"It started ugly and got worse at the end," manager Jim Leyland summarized. "We had a lot of hits, no runs. We actually swung the bats better than the score showed, but you have to pitch obviously better than we did."
Whether it's the position in the standings or simply trying for a winning season, there's little room for error these days in Detroit. In that sense, three errors that led to six unearned runs were fatal. Just as dooming, though, were the hits when they could least afford them -- many of them early, and one key pitch late.
It was a bad night for starter Nate Robertson to be out of sync mechanically from the outset.
"If I missed a pitch," Robertson said, "they didn't let me get away with it."
Mora was just 3-for-18 for his career against Robertson entering the game, but two of those hits came in their last meeting on July 19 at Camden Yards -- a two-run homer and an RBI single on the night the Tigers saw a six-run, first-inning lead vanish by the end of the third.
This time, Robertson was an out away from retiring the side in order in the opening inning when he fell behind on Mora and gave up a two-out triple. He had a 3-1 count when Aubrey Huff singled through the right side to open the scoring.
Another Tigers killer from last month, Luke Scott, doubled an inning later, but a strikeout of Lou Montanez left him with two outs and ninth hitter Castro, 1-for-11 lifetime against Robertson, at the plate. Robertson put Castro in a 1-2 count with back-to-back foul balls, but missed with three straight fastballs inside. The walk extended the inning for Brian Roberts' two-out single and a Magglio Ordonez throwing error allowing Castro to score when the ball hit Scott and bounced away from catcher Brandon Inge.
Robertson had made a mechanical adjustment a couple starts ago, a tweak he said was meant to free up his hands. It helped him to 7 2/3 innings of one-run ball against Oakland last time out, but his woes returned.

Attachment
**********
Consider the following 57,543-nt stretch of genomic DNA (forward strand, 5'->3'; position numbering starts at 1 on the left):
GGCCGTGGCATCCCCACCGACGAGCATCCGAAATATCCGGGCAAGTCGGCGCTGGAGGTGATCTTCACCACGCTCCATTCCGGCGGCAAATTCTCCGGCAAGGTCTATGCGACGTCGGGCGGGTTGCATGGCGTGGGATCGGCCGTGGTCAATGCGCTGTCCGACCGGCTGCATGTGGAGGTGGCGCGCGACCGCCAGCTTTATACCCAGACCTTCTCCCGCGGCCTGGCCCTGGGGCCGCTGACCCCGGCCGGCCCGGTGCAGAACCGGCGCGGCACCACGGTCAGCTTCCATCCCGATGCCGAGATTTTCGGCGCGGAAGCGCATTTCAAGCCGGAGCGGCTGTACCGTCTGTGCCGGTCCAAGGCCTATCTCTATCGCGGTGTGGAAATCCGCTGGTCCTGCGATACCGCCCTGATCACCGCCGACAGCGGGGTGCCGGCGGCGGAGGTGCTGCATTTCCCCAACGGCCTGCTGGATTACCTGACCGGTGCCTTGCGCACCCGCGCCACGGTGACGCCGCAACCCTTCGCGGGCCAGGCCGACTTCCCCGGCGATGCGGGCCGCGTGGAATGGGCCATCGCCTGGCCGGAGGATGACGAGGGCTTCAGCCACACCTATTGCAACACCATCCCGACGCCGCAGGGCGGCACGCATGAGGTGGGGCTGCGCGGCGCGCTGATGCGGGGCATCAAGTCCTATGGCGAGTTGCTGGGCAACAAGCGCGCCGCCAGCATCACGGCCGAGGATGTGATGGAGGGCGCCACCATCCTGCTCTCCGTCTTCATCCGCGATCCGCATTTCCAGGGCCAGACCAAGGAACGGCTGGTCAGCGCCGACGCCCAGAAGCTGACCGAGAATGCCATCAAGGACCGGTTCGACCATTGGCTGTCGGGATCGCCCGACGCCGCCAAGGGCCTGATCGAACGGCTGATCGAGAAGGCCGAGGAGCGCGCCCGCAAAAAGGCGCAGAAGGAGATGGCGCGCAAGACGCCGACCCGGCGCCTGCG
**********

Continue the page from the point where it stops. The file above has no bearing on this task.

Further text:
"I felt pretty good about it over the last couple starts," Robertson said. "Tonight I just had a couple innings there, where my release point was off a little bit. I was yanking some pitches. I was a little bit more left-to-right instead of having my direction toward the plate. It cost me getting behind in the count a couple times and missing my pitch."
Mora's next at-bat was another time. Leading off the third, he tried to go with a 1-1 slider and watched it go flat. Mora turned on it and took it out to left for his 18th home run on the season and a 4-0 O's lead.
That provided a working margin for Baltimore starter Chris Waters, who stranded Curtis Granderson at third following his one-out double in the third with a Placido Polanco groundout and a called third strike on Miguel Cabrera. Not until Polanco's two-run homer in the fifth did Detroit plate a run, and while it halved the deficit, it was quickly nullified.
Again, Castro provided the key blow. He lined Robertson's first pitch of the sixth inning off the left-field fence for a leadoff double.
"The No. 9 hitter gets a double there, and then you have to try to work around it," Robertson said. "That would've been a good time to get a zero on the board and you never know what would've happened. They get an add-on run in the sixth, and I think that was probably the turning point."
The add-on tally didn't come until Robertson was out, having walked Nick Markakis on four pitches after tweaking his knee on Roberts' sacrifice bunt. Mora, fittingly, provided the RBI with a sac fly off Aquilino Lopez.
That finished the line on Robertson, whose four earned runs on eight hits over 5 1/3 innings added to his season damage. His 5.87 ERA is the second-highest among American League starters with enough innings to qualify for a title behind Carlos Silva. Only Silva and Livan Hernandez, recently released by the Twins, have allowed more hits among AL starters.
"To sum it up to this point, he's just made too many bad pitches," Leyland said. "That's just the way it is. For whatever reason, he's just made too many bad pitches -- sometimes when you've got the count in your favor, sometimes when he's behind."
Two fielding errors -- though the Tigers believed one was actually an interference play when Montanez deflected Polanco's double play with his outstretched hand -- helped make for an ugly ninth inning in which Baltimore put up five unearned runs on Todd Jones. Fittingly, the disputed play allowed Castro on base with a fielder's choice. Mora's two-run single drove him in.